At St. John's Primary School we value reading as a key life skill and ensure reading is a fundamental part of what we do. Everything else depends on it, so we put as much energy as we possibly can into making sure that every child learns to read with confidence whilst developing a true love of reading. If children learn to read they can then read to learn!
All children from the moment they start with us in our Early Years are exposed to high quality texts across the curriculum, reading skills are taught explicitly in all year groups and reading is given a high profile throughout school.
How We Teach Reading
We follow a Mastery approach for the teaching of reading through the programme Pathways to Read. Units of work are delivered using high quality texts and children in all year groups are given varied opportunities for reading. Skills are built up through repetition within the units, and children apply these skills in the reading activities provided.
We deliver daily reading lessons from years 2-6 with bespoke grouped reading for every pupil at least once a week as well as individual reading. In our shared and grouped reads, there is a clear teaching focus with the opportunity to master key reading skills in each session. There are follow on reading tasks to enable pupils to evidence the skills they have mastered independently. For pupils still needing support with phonics, we provide a reading programme that has phonically decodable texts at the heart of it.
Many opportunities for widening children’s vocabulary are given through the Pathways to Read approach and this builds on the extensive work we do in school to provide our children with a rich and varied vocabulary.
Progression in Reading Skills
Whole class reading sessions following the four-part structure:
- The core elements of each session are prediction, developing pupils' vocabulary and retrieval.
- Guided small group reading sessions allow time for refining comprehension skills'
- Follow-on activities are provided following each group session for pupils to complete independently.
Reading Books in School
Our goal is to foster a passion for reading. We provide a variety of excellent reading resources in the classroom. Stories, newspapers, levelled reading materials, library books, informational books, eBooks, and more. Research shows that children who read a variety of books form preferences and incorporate ambitious vocabulary and writing styles into their own work.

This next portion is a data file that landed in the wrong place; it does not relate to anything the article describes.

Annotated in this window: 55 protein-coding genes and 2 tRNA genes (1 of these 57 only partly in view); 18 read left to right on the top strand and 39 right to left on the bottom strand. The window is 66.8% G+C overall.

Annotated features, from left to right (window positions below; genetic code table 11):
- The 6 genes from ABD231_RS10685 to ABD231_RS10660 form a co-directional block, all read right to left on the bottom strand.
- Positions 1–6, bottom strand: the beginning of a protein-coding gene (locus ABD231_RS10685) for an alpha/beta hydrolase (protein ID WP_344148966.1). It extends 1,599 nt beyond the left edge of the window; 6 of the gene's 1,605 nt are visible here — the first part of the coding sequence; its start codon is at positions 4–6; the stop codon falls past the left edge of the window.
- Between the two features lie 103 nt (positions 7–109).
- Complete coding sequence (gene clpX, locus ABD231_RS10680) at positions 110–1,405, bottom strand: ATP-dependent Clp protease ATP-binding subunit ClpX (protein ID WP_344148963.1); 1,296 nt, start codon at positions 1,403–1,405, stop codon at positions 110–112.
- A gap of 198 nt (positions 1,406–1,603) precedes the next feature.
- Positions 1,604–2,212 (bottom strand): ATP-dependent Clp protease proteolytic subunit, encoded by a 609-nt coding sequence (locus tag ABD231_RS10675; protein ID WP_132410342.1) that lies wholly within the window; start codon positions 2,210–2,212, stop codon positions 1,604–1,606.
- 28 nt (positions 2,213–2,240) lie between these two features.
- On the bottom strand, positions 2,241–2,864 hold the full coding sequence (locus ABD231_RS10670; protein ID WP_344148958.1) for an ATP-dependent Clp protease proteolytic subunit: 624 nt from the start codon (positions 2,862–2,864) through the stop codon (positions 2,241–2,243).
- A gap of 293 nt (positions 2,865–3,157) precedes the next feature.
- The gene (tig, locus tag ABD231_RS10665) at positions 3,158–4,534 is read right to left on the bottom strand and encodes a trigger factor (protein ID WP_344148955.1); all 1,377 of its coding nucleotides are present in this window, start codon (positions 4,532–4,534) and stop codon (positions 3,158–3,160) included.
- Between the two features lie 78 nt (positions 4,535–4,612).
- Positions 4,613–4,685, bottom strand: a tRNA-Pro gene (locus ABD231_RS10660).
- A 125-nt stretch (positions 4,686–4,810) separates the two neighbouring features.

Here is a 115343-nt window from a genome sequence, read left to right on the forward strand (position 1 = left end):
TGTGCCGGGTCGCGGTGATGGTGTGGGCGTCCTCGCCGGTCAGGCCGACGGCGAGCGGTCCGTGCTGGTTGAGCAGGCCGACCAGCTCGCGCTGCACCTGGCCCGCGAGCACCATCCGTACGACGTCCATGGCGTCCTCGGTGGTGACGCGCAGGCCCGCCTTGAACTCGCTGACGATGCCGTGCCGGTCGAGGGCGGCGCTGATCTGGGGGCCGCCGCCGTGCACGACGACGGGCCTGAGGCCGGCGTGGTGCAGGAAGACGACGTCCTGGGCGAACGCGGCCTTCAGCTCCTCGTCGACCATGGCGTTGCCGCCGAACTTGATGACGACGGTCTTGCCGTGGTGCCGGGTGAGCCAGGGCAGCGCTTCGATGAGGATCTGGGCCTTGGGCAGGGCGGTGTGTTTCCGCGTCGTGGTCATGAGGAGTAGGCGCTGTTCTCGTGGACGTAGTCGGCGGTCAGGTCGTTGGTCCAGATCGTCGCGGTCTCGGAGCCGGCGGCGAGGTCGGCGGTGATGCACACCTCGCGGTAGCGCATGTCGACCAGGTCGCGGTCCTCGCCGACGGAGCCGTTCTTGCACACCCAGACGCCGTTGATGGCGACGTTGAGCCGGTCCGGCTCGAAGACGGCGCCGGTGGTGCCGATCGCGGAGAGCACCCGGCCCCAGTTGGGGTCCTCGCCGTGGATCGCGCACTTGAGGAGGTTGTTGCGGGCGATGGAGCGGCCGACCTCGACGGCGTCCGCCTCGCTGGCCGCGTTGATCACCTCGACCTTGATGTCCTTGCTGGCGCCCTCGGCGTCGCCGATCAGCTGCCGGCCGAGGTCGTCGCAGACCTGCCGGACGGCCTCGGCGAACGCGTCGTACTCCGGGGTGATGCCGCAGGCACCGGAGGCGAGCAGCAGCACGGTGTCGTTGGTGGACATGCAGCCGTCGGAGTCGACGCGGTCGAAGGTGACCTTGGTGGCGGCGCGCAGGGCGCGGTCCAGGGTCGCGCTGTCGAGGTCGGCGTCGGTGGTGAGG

At St. John's, we are passionate about reading for pleasure as this plays a major role in reading development. Each classroom has an inviting Book Area with high quality texts that have been carefully chosen.
Through the teaching of systematic phonics, our aim is for children to become fluent readers by the end of Key Stage One. This way, children can focus on developing their fluency and comprehension as they move through the school.
We teach Phonics and Early Reading using the Little Wandle Letters and Sounds Revised Scheme. Read more about Our Approach to Phonics.
Our Approach to Spelling
We aim for all our pupils to become fluent and effective writers. We use the National Curriculum as a basis for teaching GPS by introducing patterns, conventions and continually practising those already introduced. From September 2022 Year 2-6 will use Pathways to Spelling with an aim to develop a school of spellers.
Pathways to Spell is an innovative and engaging programme to fascinate pupils about words. It is a research-based series of lessons following a Review, Explain, Practise, Apply and Reflect model. Through this programme, we aim to develop a school of spellers who use a series of strategies in lessons and in their independent writing. There is a cycle of reviewing objectives, covering the whole curriculum, to ensure gaps in learning are constantly revisited. Pathways to Spell links directly with our writing and reading programmes.
Key elements of Pathways to Spell:
- Covers the whole national curriculum.
- Pedagogically sound and evidence-based.
- Multi-sensory approach.
- Builds phonemic, orthographic and etymological knowledge.
- Develops a range of independent spelling strategies to apply beyond spelling lessons.
- Regular opportunities to edit and improve work are provided. The children are expected to proofread their work to improve spelling, punctuation and grammar. They add, omit and change words to improve the content.